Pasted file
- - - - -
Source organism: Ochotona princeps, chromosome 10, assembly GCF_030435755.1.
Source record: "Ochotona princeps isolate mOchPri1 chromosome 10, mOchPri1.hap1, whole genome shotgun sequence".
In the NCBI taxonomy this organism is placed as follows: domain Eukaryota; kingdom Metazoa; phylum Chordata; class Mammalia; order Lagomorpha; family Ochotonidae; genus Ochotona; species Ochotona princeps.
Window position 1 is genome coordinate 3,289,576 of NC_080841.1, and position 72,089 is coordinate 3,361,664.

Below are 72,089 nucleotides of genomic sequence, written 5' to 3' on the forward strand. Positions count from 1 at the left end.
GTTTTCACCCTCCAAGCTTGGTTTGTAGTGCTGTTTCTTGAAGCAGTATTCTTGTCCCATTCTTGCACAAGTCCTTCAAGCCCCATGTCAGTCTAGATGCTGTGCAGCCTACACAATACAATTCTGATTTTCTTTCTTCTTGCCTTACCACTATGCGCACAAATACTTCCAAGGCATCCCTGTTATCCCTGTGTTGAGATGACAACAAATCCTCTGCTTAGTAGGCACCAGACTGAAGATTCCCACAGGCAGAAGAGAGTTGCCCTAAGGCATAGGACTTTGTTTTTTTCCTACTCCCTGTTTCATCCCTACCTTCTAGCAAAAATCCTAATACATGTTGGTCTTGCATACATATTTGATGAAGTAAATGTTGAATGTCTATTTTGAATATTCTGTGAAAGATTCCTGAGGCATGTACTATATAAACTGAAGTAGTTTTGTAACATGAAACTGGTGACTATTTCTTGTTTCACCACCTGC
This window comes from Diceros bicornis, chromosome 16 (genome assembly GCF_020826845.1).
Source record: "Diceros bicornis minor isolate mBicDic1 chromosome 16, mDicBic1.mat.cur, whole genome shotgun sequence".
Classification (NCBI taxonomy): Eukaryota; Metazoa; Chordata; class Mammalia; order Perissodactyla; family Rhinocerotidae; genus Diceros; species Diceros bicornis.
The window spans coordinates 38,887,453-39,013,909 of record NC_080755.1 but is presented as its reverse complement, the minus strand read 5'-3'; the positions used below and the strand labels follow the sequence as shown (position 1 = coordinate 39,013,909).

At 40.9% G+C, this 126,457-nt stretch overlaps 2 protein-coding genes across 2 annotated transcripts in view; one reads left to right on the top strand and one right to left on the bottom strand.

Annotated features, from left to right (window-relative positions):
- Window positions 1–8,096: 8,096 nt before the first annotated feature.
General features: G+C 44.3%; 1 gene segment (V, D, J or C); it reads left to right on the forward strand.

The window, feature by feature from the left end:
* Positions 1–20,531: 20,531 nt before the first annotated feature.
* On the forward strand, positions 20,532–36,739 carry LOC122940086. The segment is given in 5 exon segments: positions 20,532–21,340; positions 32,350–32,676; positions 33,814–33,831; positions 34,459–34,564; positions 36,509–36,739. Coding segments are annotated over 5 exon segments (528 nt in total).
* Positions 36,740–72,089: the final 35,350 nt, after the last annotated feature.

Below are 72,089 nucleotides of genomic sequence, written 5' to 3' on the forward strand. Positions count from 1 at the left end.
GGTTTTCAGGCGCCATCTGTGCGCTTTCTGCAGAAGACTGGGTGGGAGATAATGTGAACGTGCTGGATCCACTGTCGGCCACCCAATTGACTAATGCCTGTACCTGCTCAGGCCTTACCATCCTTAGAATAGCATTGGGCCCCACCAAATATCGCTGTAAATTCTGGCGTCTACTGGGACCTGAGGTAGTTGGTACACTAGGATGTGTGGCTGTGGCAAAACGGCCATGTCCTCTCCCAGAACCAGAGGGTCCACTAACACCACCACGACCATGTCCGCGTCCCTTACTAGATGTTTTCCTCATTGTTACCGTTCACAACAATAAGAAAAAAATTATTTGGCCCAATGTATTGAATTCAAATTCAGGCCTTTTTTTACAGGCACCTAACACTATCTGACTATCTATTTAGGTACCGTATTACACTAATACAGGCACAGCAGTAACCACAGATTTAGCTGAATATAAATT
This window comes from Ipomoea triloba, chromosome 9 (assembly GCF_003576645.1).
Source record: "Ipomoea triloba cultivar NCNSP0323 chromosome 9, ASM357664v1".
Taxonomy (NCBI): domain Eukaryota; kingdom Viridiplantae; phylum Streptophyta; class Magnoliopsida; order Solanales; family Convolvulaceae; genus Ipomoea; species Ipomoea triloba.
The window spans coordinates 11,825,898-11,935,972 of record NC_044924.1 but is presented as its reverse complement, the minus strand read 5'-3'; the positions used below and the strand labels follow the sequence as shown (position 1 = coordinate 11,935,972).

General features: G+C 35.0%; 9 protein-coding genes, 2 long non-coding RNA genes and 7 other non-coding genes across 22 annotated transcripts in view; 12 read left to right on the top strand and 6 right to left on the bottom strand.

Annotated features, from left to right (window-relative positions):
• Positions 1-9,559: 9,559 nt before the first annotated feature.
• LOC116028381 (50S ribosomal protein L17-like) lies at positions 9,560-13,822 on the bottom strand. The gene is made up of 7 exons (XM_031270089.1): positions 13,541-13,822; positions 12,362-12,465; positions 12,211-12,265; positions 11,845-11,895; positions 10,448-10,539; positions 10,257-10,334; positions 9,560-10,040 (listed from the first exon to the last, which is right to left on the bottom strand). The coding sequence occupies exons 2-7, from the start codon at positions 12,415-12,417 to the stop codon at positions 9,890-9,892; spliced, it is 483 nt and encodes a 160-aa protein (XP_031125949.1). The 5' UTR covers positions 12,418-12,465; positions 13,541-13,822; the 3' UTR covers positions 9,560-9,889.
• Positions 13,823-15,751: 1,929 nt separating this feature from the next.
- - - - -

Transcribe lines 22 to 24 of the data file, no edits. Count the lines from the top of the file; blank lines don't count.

Source record: "Ipomoea triloba cultivar NCNSP0323 chromosome 9, ASM357664v1".
Taxonomy (NCBI): domain Eukaryota; kingdom Viridiplantae; phylum Streptophyta; class Magnoliopsida; order Solanales; family Convolvulaceae; genus Ipomoea; species Ipomoea triloba.
The window spans coordinates 11,825,898-11,935,972 of record NC_044924.1 but is presented as its reverse complement, the minus strand read 5'-3'; the positions used below and the strand labels follow the sequence as shown (position 1 = coordinate 11,935,972).